Howerver, you can sue the templates {{Thumb}} and {{SRC}} for doing this (see template for full instructions).

For example:

|image= {{SRC|1/1d/Cookie_emoticon_animation.gif}}
|file= File:Cookie emoticon animation.gif
|caption= Your image.

Will give:

Your image.

Opacity for colors: using the RGBA model

Making backgrounds with opacity is done using RGBA color, instead of the usual HEX code (such as #ff0000, which is in HEX). In order to make a background with RGBA color, add to any element the next background (for this example, i used the color red):

background: rgba(255,0,0,1);

The RGBA color is made from 4 important parts:

  • The brackets- where you insert the RGBA code.
  • The RGB code, which is the 3 first numbers inside the brackets. The numbers can be from 0 to 255- 256 options a total per color (red green and blue), means there are 2553 different colors available.
  • The Alpha color setting- which is the fourth number in the brackets, which is from 0 to 1. 1 is 100% opacity, and 0 is 100% transparent. In case you want opacity- just type (for example, if you want 30% opacity): 0.3
  • The word rgba, that HAS to come before the brackets, in order to use it.

You can find a basic color convertors/ generators here, however, if you have an advanced program in the computer, such as Photoshop, GIMP or Inkscape, th wwil be helpful for generating the colors you want.

Rotating HTML elements

In case you want to rotate an HTML element, such as a simple <div> element with background, you can do it by adding:

-webkit-transform: rotate(-30deg); -moz-transform: rotate(-30deg); -ms-transform: rotate(-30deg); -o-transform: rotate(-30deg);

It will rotate it in 30 degrees. For example:

<div style="width: 30px; height: 30px; background: #ccccff; border: 1px solid navy; -webkit-transform: rotate(-30deg); -moz-transform: rotate(-30deg); -ms-transform: rotate(-30deg); -o-transform: rotate(-30deg);"></div>

Would give:

font vs span

The <font> tag will not be supported in HTML 5, so here's a guide for you to be ready on time ;)

Technique <font> <span>
Text color <font color="red"> <span style="color: red;">
Font family <font face="Sans"> <span style="font-family: Sans;">
<span style="font-face: Sans;">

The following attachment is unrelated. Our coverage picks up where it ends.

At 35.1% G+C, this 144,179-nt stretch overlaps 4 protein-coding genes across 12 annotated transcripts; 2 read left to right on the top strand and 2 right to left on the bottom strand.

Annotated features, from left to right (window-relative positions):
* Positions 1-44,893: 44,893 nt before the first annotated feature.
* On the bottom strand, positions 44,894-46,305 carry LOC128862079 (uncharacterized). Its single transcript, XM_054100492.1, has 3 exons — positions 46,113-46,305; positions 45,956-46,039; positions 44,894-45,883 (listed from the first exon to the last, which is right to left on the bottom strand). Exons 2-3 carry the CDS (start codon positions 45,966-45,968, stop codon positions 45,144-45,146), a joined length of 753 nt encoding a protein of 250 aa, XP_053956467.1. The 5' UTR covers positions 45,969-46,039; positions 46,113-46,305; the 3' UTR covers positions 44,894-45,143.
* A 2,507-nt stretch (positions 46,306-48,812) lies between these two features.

Font size <font size="4"> <span style="font-size: 20px;">
Other <font style="property: attribute;"> <span style="property: attribute;">

Image Map

In order to make image maps, you can use the following 3 sorts of links:
1. Rectangle: for making a rectangle-shaped areas for linking. For example:

rect 11 85 43 10 [[User:Ultimate Legend Star Kirby12]]
  • The first number is the distance in pixels from the left side of the link to the left side of the image.
  • The second number is the distance in pixels from the top side of the link to the upper side of the image.
  • The third number is the distance in pixels from the right side of the link to the left side of the image.
  • The fourth number is the distance in pixels from the buttom side of the link to the top side of the image.

2. circle: for making round shapes for the links. For example:

circle 525 30 15 [[User:Ultimate Legend Star Kirby12]]
  • The first number is the distance in pixels from the left side of the image to the center of the circle.
  • The second number is the distance in pixels from the upper side of the image to the center of the circle.
  • The third number is the radius of the circle (in pixels).

3. polygon: by using an ingredient called "polly" you can make custom shapes. Each two numbers that come after it resembols a coordinate- a corner in the polygon.For example:

poly 335 430 515 410 585 470 575 525 345 534 [[Town]]

You can read more about imagemaps Here (Mediawiki help pages). An example for an image map in the wiki can be found Here.

How do i determine the numbers of the image map?

The best way is to estimate the distance between the borders of the image to the border of the link (left and right borders to the left side of the link, and tup and buttom borders from the buttom part of the link). You can also open the image in an editing program, create a square in where you want the link to be, and then measure the distance in pixels using a special tool, if available.

Remember! if you use a smaller version of the imae, you must set the coordinates as if the image was in the fool size (therefor, in an image 1200px width and 700px height, if you set the width to 600px, the farthest corner will still be (1200, 700), and not (600, 350)).